Biogeography of Mammals from the Guianas of South America

Edited by Burton K. Lim

in Bones, Clones, and Biomes

Published by University of Chicago Press

Published in print June 2012 | ISBN: 9780226649191
Published online February 2013 | e-ISBN: 9780226649214 | DOI:
Biogeography of Mammals from the Guianas of South America

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The Guianas of northern South America consist of French Guiana, Suriname, Guyana, and southeastern Venezuela (states of Delta Amacuro, Bolivar, and Amazonas). There are 284 species representing 12 orders of terrestrial mammals documented from the Guianas. Over half of the species (147) are bats, with rodents accounting for about 20 percent and other orders each representing less than 10 percent of the mammalian species. The Guiana plateau (〉500 m elevation) is the most prominent biogeographic feature. It has influenced diversification of mammals in this region by fostering endemism and functioning as a geographic barrier. Within South America, the ancient Guiana Shield has acted as a stable core area for range expansions from both the Andes and the Amazon during periods of environmental change beginning in the Miocene.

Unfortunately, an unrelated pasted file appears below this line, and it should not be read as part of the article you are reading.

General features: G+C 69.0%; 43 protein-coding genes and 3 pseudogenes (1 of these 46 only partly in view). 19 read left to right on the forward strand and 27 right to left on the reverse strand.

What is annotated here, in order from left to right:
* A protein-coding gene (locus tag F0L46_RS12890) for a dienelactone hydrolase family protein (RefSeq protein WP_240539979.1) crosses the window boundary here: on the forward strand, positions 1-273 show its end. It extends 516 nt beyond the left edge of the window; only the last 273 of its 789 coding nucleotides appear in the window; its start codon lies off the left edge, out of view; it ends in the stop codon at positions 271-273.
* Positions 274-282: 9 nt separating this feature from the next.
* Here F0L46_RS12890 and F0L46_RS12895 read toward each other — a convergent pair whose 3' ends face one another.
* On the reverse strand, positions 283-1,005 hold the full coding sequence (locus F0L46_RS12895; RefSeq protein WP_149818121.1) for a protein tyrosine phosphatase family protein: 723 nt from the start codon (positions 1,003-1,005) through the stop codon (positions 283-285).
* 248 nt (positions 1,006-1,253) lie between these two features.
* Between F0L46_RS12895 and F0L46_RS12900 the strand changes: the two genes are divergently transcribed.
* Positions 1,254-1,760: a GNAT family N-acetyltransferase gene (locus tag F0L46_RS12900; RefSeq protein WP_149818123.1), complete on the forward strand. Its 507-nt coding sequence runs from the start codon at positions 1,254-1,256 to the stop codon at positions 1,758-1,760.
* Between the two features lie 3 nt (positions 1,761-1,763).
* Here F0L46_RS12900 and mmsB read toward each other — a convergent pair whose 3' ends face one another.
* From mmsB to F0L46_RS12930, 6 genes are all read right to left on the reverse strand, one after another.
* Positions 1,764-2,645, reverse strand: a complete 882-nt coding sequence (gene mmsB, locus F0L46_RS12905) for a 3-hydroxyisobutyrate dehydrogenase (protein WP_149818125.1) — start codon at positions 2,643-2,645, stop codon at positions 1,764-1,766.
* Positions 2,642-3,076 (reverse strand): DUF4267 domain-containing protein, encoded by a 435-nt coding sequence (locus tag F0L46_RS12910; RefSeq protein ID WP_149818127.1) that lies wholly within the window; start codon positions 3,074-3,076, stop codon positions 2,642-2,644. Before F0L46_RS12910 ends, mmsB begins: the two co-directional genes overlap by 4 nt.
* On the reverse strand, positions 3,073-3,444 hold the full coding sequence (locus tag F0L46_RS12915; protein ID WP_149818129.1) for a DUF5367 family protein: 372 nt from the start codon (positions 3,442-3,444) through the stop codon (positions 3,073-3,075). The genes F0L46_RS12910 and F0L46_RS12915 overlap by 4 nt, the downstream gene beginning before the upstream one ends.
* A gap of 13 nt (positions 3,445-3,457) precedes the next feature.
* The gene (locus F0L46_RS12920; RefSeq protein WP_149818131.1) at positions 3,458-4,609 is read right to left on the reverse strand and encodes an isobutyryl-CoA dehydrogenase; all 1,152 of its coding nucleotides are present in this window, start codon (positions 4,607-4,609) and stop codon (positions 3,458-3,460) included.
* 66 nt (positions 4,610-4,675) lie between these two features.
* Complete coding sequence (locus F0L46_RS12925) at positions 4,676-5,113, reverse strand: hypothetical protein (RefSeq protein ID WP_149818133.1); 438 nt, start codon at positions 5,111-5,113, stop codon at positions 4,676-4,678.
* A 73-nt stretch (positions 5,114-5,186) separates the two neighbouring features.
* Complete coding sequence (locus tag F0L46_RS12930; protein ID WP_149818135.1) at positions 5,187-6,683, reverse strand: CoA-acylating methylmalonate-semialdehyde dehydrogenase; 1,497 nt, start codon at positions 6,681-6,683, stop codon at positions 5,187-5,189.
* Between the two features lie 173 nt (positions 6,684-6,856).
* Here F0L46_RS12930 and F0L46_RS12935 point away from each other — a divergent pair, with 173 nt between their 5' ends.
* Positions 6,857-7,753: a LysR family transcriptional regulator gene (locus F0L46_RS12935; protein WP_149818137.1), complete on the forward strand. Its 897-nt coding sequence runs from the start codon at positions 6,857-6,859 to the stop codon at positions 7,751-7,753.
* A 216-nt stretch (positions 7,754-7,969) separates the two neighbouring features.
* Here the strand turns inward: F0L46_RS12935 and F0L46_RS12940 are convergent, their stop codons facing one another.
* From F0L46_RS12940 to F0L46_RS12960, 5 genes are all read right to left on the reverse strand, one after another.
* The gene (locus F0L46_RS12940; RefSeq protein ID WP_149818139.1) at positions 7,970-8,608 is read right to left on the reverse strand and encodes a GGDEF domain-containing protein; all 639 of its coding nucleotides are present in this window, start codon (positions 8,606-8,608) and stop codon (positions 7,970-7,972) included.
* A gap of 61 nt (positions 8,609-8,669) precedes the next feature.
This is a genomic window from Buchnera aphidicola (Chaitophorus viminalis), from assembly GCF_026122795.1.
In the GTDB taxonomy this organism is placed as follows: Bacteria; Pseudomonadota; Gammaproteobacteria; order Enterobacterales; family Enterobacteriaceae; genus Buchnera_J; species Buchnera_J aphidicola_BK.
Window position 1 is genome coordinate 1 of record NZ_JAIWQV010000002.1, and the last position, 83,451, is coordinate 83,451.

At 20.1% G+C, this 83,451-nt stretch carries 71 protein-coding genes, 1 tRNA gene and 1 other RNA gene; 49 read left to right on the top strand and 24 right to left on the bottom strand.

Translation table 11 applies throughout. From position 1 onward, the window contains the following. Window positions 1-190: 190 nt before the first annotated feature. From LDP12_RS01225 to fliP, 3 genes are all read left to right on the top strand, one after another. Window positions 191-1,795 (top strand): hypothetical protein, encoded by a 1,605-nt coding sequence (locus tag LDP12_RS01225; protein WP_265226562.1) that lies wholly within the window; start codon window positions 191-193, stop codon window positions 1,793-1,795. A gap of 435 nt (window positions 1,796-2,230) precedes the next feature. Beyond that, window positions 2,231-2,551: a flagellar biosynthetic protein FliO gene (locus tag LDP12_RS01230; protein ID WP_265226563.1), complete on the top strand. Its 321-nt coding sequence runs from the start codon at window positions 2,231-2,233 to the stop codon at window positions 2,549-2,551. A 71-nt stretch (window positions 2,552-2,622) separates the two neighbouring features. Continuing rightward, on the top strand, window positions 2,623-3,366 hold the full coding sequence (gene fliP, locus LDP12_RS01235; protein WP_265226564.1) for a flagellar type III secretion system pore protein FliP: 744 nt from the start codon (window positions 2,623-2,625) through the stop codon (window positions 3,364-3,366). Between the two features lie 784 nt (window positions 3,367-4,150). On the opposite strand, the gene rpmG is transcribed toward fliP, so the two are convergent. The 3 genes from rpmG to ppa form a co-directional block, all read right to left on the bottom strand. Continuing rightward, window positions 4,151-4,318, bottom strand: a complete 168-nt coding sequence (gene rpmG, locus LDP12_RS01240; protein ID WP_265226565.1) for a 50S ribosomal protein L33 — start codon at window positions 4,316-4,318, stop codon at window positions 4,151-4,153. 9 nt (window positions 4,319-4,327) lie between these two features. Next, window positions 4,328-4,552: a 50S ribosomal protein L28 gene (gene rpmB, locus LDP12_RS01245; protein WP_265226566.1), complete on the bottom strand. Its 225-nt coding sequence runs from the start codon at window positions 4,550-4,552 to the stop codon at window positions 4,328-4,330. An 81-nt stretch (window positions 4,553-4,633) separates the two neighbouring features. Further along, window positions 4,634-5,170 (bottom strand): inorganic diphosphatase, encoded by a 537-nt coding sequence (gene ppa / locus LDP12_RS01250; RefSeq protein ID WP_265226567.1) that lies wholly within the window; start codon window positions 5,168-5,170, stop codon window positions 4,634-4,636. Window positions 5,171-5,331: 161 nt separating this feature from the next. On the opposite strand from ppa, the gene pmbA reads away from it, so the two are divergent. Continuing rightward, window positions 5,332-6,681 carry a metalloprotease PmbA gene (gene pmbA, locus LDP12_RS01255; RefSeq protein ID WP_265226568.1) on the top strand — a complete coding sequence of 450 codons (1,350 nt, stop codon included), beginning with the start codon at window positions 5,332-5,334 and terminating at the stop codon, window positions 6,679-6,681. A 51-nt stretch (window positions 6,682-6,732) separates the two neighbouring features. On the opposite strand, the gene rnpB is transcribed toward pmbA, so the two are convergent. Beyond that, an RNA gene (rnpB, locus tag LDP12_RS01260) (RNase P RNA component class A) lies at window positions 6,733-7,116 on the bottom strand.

Keywords: biogeography; mammals; guianas; species; Miocene; South America

Chapter.  10634 words.  Illustrated.

Subjects: Biological Sciences

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